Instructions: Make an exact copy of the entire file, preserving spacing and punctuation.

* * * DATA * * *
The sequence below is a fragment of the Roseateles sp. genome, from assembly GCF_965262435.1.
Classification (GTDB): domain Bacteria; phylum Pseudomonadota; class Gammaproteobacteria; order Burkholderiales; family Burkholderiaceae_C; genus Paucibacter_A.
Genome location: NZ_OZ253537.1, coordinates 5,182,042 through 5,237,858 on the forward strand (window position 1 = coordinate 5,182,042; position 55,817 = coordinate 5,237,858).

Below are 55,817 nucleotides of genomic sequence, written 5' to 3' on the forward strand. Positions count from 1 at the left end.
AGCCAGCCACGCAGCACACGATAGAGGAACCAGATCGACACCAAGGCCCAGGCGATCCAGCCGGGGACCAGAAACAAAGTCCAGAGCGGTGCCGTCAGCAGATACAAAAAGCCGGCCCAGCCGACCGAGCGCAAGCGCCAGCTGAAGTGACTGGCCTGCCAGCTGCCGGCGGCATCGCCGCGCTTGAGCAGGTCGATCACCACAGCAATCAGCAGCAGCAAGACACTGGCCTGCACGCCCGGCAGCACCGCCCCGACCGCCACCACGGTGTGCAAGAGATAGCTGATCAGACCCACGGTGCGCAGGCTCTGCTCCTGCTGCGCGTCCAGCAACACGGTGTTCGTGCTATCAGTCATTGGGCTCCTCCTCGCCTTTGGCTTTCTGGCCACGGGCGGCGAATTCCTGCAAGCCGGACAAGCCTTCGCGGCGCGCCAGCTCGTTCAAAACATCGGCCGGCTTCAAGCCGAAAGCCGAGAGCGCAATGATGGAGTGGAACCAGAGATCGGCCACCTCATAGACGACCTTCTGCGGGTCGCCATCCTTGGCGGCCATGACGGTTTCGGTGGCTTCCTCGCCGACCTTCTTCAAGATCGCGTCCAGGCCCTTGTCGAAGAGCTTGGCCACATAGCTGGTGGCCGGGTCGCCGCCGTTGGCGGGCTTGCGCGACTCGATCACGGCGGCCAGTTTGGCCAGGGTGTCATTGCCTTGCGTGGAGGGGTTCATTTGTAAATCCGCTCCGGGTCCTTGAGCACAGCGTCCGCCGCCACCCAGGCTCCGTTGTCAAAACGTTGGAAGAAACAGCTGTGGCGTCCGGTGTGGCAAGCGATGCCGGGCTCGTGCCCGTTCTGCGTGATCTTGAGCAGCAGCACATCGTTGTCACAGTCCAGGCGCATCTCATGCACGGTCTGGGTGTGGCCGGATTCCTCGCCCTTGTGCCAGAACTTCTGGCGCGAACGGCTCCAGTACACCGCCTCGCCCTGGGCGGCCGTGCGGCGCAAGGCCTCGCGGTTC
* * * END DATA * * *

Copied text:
The sequence below is a fragment of the Roseateles sp. genome, from assembly GCF_965262435.1.
Classification (GTDB): domain Bacteria; phylum Pseudomonadota; class Gammaproteobacteria; order Burkholderiales; family Burkholderiaceae_C; genus Paucibacter_A.
Genome location: NZ_OZ253537.1, coordinates 5,182,042 through 5,237,858 on the forward strand (window position 1 = coordinate 5,182,042; position 55,817 = coordinate 5,237,858).

Below are 55,817 nucleotides of genomic sequence, written 5' to 3' on the forward strand. Positions count from 1 at the left end.
AGCCAGCCACGCAGCACACGATAGAGGAACCAGATCGACACCAAGGCCCAGGCGATCCAGCCGGGGACCAGAAACAAAGTCCAGAGCGGTGCCGTCAGCAGATACAAAAAGCCGGCCCAGCCGACCGAGCGCAAGCGCCAGCTGAAGTGACTGGCCTGCCAGCTGCCGGCGGCATCGCCGCGCTTGAGCAGGTCGATCACCACAGCAATCAGCAGCAGCAAGACACTGGCCTGCACGCCCGGCAGCACCGCCCCGACCGCCACCACGGTGTGCAAGAGATAGCTGATCAGACCCACGGTGCGCAGGCTCTGCTCCTGCTGCGCGTCCAGCAACACGGTGTTCGTGCTATCAGTCATTGGGCTCCTCCTCGCCTTTGGCTTTCTGGCCACGGGCGGCGAATTCCTGCAAGCCGGACAAGCCTTCGCGGCGCGCCAGCTCGTTCAAAACATCGGCCGGCTTCAAGCCGAAAGCCGAGAGCGCAATGATGGAGTGGAACCAGAGATCGGCCACCTCATAGACGACCTTCTGCGGGTCGCCATCCTTGGCGGCCATGACGGTTTCGGTGGCTTCCTCGCCGACCTTCTTCAAGATCGCGTCCAGGCCCTTGTCGAAGAGCTTGGCCACATAGCTGGTGGCCGGGTCGCCGCCGTTGGCGGGCTTGCGCGACTCGATCACGGCGGCCAGTTTGGCCAGGGTGTCATTGCCTTGCGTGGAGGGGTTCATTTGTAAATCCGCTCCGGGTCCTTGAGCACAGCGTCCGCCGCCACCCAGGCTCCGTTGTCAAAACGTTGGAAGAAACAGCTGTGGCGTCCGGTGTGGCAAGCGATGCCGGGCTCGTGCCCGTTCTGCGTGATCTTGAGCAGCAGCACATCGTTGTCACAGTCCAGGCGCATCTCATGCACGGTCTGGGTGTGGCCGGATTCCTCGCCCTTGTGCCAGAACTTCTGGCGCGAACGGCTCCAGTACACCGCCTCGCCCTGGGCGGCCGTGCGGCGCAAGGCCTCGCGGTTC